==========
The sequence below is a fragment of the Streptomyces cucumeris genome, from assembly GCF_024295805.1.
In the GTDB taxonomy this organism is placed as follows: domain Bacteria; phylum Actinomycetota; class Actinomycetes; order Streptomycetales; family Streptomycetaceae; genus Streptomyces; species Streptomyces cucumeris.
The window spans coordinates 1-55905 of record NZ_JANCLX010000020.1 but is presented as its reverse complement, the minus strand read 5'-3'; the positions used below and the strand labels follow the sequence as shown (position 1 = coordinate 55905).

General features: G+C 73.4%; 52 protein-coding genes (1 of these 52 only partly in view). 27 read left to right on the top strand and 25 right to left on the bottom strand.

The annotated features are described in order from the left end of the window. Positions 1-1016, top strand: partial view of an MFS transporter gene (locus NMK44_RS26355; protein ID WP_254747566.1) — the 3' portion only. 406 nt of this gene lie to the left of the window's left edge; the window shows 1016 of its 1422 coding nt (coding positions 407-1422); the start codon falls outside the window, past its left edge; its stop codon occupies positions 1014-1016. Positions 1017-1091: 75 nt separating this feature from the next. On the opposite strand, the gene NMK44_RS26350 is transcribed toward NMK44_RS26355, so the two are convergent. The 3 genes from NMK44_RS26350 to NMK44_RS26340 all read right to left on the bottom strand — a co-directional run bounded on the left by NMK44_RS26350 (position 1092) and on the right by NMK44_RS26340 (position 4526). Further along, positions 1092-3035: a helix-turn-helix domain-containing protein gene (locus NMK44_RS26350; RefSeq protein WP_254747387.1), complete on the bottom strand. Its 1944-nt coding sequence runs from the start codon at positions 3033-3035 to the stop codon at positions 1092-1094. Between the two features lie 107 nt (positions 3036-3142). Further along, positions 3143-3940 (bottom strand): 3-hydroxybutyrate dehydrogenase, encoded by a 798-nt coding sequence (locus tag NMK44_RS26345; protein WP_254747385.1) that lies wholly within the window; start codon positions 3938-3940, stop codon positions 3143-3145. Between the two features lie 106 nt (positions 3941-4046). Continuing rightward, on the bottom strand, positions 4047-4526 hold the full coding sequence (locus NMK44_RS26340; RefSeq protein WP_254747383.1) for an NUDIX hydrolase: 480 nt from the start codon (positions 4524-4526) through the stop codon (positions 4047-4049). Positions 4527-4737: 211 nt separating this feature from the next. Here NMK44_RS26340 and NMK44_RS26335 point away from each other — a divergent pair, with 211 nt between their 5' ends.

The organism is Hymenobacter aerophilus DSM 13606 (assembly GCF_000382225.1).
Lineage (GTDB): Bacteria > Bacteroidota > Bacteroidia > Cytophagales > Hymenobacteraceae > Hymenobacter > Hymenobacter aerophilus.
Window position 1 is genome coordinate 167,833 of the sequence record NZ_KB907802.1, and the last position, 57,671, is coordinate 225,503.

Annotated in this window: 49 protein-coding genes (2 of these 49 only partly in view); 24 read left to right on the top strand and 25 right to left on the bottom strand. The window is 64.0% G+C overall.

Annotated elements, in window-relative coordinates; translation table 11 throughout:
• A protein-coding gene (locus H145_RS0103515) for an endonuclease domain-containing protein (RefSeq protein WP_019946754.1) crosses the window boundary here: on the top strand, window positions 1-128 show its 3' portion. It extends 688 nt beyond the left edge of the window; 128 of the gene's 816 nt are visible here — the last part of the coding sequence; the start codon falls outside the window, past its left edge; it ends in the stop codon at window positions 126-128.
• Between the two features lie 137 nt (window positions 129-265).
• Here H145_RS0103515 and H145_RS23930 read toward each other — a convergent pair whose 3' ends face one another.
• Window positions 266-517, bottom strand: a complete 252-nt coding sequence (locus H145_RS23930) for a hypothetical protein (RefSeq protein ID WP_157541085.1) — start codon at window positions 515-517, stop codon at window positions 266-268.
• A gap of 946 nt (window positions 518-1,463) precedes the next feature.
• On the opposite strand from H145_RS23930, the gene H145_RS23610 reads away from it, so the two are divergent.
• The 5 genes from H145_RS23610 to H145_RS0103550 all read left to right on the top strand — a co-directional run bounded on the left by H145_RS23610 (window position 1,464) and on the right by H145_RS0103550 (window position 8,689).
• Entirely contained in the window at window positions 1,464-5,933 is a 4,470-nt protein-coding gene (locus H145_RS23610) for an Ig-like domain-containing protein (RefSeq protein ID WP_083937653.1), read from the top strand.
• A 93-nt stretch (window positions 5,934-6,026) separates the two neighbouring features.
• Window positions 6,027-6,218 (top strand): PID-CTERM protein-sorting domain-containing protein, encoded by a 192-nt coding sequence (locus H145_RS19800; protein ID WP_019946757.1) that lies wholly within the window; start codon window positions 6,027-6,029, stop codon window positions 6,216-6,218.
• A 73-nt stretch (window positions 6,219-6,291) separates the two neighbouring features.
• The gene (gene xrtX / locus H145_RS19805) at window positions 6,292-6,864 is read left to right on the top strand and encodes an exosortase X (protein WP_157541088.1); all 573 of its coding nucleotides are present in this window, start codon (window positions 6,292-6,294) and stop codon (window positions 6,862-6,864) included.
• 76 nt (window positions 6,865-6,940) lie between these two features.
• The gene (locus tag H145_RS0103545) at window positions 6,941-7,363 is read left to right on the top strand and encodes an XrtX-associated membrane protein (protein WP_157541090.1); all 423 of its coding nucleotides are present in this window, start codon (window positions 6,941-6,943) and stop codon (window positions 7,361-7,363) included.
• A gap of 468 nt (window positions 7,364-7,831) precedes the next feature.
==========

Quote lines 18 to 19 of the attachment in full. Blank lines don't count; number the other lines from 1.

• Entirely contained in the window at window positions 1,464-5,933 is a 4,470-nt protein-coding gene (locus H145_RS23610) for an Ig-like domain-containing protein (RefSeq protein ID WP_083937653.1), read from the top strand.
• A 93-nt stretch (window positions 5,934-6,026) separates the two neighbouring features.